And I was brought up in a proud feminist tradition. My father, born in 1909, was wheeled about in a pram from which he waved a flag with the legend ‘Votes for women’.
My mother, a scholarship child who worked for a living all her life, ground it into me that women should be economically independent.
At home, my brother was expected to help with the housework just as much as his sisters did.
An academic and a teacher respectively, in an Ireland where the dominant Roman Catholic Church liked women to be subservient and pregnant, my parents encouraged their female students to aspire and succeed.
All my life I’ve sought to build on that and expand boundaries for women. But I’ve believed in doing so through persuasion, not aggression.
I like men, and throughout my life they have helped and encouraged me, but they can be clumsy when it comes to women’s concerns.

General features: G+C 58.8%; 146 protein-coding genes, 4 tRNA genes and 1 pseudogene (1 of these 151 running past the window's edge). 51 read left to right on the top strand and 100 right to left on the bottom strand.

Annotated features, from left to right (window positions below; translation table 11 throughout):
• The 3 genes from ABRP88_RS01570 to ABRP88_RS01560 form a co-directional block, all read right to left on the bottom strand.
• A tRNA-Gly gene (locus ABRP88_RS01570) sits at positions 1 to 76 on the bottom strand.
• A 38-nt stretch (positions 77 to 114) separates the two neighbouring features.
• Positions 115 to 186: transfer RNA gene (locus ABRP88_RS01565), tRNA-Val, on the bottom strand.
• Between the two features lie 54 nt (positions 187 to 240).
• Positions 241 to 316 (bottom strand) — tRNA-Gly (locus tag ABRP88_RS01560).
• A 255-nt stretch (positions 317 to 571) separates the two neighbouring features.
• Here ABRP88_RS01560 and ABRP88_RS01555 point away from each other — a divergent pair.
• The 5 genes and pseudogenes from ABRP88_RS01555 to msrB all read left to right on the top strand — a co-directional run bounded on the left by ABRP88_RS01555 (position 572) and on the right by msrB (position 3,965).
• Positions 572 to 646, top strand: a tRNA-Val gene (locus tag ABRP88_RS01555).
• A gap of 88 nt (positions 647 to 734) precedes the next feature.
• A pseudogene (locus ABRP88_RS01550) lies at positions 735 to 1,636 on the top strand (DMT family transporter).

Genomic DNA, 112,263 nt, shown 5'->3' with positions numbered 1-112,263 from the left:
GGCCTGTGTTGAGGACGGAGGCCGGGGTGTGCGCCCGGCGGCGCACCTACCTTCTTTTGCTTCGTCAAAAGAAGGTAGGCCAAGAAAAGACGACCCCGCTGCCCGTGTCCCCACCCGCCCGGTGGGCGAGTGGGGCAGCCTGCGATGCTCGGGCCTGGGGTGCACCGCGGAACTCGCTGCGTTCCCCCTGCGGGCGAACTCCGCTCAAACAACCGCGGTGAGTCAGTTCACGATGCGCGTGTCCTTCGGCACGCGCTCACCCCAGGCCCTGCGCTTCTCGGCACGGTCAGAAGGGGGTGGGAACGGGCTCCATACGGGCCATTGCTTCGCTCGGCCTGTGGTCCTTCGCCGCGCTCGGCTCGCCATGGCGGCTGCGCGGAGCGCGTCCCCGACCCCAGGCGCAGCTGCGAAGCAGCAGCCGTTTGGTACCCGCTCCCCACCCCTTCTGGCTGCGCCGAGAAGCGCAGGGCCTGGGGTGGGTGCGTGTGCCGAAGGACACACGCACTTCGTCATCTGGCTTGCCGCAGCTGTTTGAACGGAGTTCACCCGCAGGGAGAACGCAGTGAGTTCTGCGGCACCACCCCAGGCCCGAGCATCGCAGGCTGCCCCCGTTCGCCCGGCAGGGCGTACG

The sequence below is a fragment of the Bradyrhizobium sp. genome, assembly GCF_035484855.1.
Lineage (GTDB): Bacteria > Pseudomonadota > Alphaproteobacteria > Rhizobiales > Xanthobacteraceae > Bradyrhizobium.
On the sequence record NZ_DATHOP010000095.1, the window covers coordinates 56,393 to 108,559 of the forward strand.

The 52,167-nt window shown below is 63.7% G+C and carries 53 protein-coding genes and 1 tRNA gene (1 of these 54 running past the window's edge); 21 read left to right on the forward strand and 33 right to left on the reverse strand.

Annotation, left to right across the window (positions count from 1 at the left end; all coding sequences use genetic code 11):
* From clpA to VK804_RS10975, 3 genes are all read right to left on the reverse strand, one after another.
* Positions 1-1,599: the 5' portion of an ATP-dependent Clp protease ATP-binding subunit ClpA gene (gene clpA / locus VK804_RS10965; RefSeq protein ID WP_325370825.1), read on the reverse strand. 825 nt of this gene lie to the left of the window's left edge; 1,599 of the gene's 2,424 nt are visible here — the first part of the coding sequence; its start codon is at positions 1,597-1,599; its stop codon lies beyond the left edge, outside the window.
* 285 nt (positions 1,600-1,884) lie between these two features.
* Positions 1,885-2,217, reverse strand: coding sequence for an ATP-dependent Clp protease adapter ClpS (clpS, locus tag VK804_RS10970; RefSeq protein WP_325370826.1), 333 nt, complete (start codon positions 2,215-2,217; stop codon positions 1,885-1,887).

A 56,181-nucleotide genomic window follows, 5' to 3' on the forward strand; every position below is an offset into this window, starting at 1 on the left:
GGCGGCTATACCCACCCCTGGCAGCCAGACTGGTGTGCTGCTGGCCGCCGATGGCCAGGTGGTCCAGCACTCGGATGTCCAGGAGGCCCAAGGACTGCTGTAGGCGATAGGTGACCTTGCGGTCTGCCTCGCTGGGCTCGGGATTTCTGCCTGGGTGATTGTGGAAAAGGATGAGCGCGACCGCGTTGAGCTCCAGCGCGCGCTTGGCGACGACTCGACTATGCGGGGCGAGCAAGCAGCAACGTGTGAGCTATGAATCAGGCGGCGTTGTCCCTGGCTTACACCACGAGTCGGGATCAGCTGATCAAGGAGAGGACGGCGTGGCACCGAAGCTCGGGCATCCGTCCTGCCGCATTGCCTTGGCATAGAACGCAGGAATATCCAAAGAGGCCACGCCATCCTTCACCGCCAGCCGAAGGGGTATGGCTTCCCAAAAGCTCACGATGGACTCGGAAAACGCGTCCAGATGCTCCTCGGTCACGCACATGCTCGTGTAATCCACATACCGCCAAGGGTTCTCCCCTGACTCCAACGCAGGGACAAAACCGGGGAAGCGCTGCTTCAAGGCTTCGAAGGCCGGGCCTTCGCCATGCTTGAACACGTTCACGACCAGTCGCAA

I remember when the Conservatives in the late Sixties produced a policy document called Fair Shares For The Fair Sex which recommended the removal of discriminatory policies when it came to women applying for mortgages and hire purchase.
I was irritated by the patronising tone, but having read it and realised that a lot of good male Tories were fighting our cause and that the policies would improve our lives greatly, instead of being cross, I laughed at the title and men laughed with me.
But to return to Mr Corbyn and the campaigners who are pushing for a pardon for the suffragettes, this idea that we constantly have to apologise for past deeds is absurd.
Tony Blair started the rot. I cringed when, to curry favour with the IRA, he apologised for the Irish famine of the 1840s.
As far as Gerry Adams & Co were concerned — people who have justified every IRA atrocity there’s ever been — the then prime minister had done nothing but show his weakness and give them ammunition for their campaign to have the famine classified as genocide. The famine was the result of a sequence of horrendous potato crop failures in overcrowded landholdings which the government of the day tried, but failed, to resolve — much as well-meaning governments still fail in famines all over the world today.
It was typical of Mr Blair to apologise with a quavering voice for something he hadn’t done, while resolutely refusing to apologise for his own errors of judgment over matters such as lying over the reason we went to war in Iraq.